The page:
Are there really any winners here?


A recent highly publicized "victory" in court is a loss for higher education.

Yes, a handful of young men may financially benefit from a federal judge's decision to overturn the National Football League's rule that players must be three years removed from high school before they can enter the league's draft.

Many more, however, will end up with the worst of both worlds: neither a professional career nor the benefits of college education.

This is much more than a question of whether young athletes are physically prepared for the rigors of the NFL. I suspect that the unfortunate and often unreported instances of young men who leave college early or spurn it altogether in a futile and misguided attempt to reach the NBA may soon be the case in football as well.

The court's ruling will entice these young men to sacrifice academic pursuits at the altar of get-rich-quick improbability. I think most would agree a college degree is a good thing to have, yet this decision reinforces the mindset among athletes to get out of college as quickly as possible, or to skip it altogether.

Furthermore, I fear, the exploitative culture that has long existed in basketball also will soon envelop football.

"Street agents" eager to take advantage of the naiveté of young football players will oversell them on their skills and falsely raise their expectations. They will use these youngsters for their own short-term gain, unconcerned with any long-term outcome.
This decision also reinforces and makes more urgent the notion that developmental leagues should be established that provide an option for young athletes whose primary -- and perhaps only -- interest is becoming a professional.

College sports will continue to feed its graduating athletes to professional sports. It always has and always will. But there should be alternatives to athletes who have little or no interest in a college education to develop themselves as professional prospects.

There is no better way to do this than through minor or developmental leagues.
In basketball in particular, the integrity of the student-athlete mission has been compromised by the proverbial pounding of the square peg into the round hole. Athletes who are unprepared and/or uncommitted to the academic part of the equation have nonetheless come to college because it is viewed as their only route to professional stardom.

(Editor's note: The NBA does have the NBDL, although it does not produce nearly the number of high-quality players nor provide the level of exposure college basketball does.)

If the court's ruling is not overturned, it only stands to reason that football will be similarly impacted.

Rest assured, those of us in intercollegiate athletics do not consider our enterprise as a steppingstone to the pros, or as a temporary way station in which gaining physical maturity and enhancing sport skills are the only goals. Indeed, we are taking steps to ensure that NCAA student-athletes are foremost students fully engaged in academics and on track toward earning degrees.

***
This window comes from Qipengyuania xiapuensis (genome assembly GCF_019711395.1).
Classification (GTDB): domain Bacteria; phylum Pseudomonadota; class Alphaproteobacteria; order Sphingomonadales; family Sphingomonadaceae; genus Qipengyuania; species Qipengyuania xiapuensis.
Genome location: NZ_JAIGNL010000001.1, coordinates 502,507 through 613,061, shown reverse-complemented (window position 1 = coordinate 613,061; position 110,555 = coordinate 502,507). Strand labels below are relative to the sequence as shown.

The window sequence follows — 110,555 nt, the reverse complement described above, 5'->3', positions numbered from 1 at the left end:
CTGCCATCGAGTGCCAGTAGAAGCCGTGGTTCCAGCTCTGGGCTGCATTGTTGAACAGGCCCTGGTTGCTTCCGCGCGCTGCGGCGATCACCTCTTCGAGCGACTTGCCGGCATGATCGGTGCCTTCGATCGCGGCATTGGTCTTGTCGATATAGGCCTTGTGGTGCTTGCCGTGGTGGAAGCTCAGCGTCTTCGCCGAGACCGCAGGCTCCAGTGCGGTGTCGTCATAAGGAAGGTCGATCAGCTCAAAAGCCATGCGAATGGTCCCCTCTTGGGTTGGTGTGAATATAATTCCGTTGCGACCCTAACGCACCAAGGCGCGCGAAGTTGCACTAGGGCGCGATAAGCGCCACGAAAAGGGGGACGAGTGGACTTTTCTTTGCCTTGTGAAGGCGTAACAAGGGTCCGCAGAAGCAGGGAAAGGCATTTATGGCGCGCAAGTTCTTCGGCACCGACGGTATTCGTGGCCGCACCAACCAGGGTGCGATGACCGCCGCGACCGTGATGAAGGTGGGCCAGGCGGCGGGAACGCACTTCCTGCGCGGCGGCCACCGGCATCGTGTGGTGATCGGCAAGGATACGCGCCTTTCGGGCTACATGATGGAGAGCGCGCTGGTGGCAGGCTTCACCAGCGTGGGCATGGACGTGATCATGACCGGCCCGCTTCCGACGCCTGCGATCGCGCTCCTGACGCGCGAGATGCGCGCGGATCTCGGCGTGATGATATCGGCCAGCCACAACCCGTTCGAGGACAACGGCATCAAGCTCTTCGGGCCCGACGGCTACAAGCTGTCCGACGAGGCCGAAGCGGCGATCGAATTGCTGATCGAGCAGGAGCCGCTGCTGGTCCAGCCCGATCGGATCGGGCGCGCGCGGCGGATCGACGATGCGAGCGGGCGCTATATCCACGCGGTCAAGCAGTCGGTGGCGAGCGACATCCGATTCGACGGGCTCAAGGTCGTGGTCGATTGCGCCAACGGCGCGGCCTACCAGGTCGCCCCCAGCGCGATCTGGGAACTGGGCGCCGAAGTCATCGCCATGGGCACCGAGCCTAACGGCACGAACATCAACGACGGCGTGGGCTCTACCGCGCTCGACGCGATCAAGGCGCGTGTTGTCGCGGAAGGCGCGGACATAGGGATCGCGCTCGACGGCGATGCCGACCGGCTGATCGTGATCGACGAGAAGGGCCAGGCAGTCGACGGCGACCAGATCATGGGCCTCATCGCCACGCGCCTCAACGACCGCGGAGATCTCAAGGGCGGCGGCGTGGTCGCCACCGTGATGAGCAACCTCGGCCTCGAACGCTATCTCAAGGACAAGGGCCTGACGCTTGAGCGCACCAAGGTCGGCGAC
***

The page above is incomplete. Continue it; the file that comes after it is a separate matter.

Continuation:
Another possible consequence of this ruling is that, without developmental minor leagues in basketball and football, the membership of the NCAA may find additional support for freshman ineligibility as a means of insuring that recruited student-athletes aren't using college participation as a means to move quickly to the pros.

Of course, those concerned about cost containment or are challenged by scholarship limitations aren't enthusiastic about the idea of freshman ineligibility -- and in fact there is no formal proposal for this, nor is our association currently working on similar issues. But it may come to pass that is preferable to the alternative of the student-athlete who is interested in playing in college only a year or two in order to enhance his professional opportunities.

Finally, I want to emphasize that my objections are not based on denying opportunity of a professional career to the small number of individuals who might be able to take advantage of it. Nor is my concern, as skeptics might suggest, rooted in how this might affect the quality of play at the intercollegiate level.

As we have seen in basketball, the support for intercollegiate athletics is for the name on the front of the jersey, not the name on the back.

Instead, my heartfelt concern about this ruling is how it will work to redirect the thinking of the next generation of young athletes. Despite our continuing efforts to help football student-athletes understand the value of staying in college and getting an education, I fear the blinding light of unlikely prosperity in the NFL will mislead far too many of them. And that will be, indeed, a loss for us all.

Dr. Myles Brand assumed his duties as president of the National Collegiate Athletic Association on January 1, 2003, becoming just the fourth chief executive officer, and first college president to lead the NCAA. Prior to that, Brand was president of Indiana University, and before that, the University of Oregon.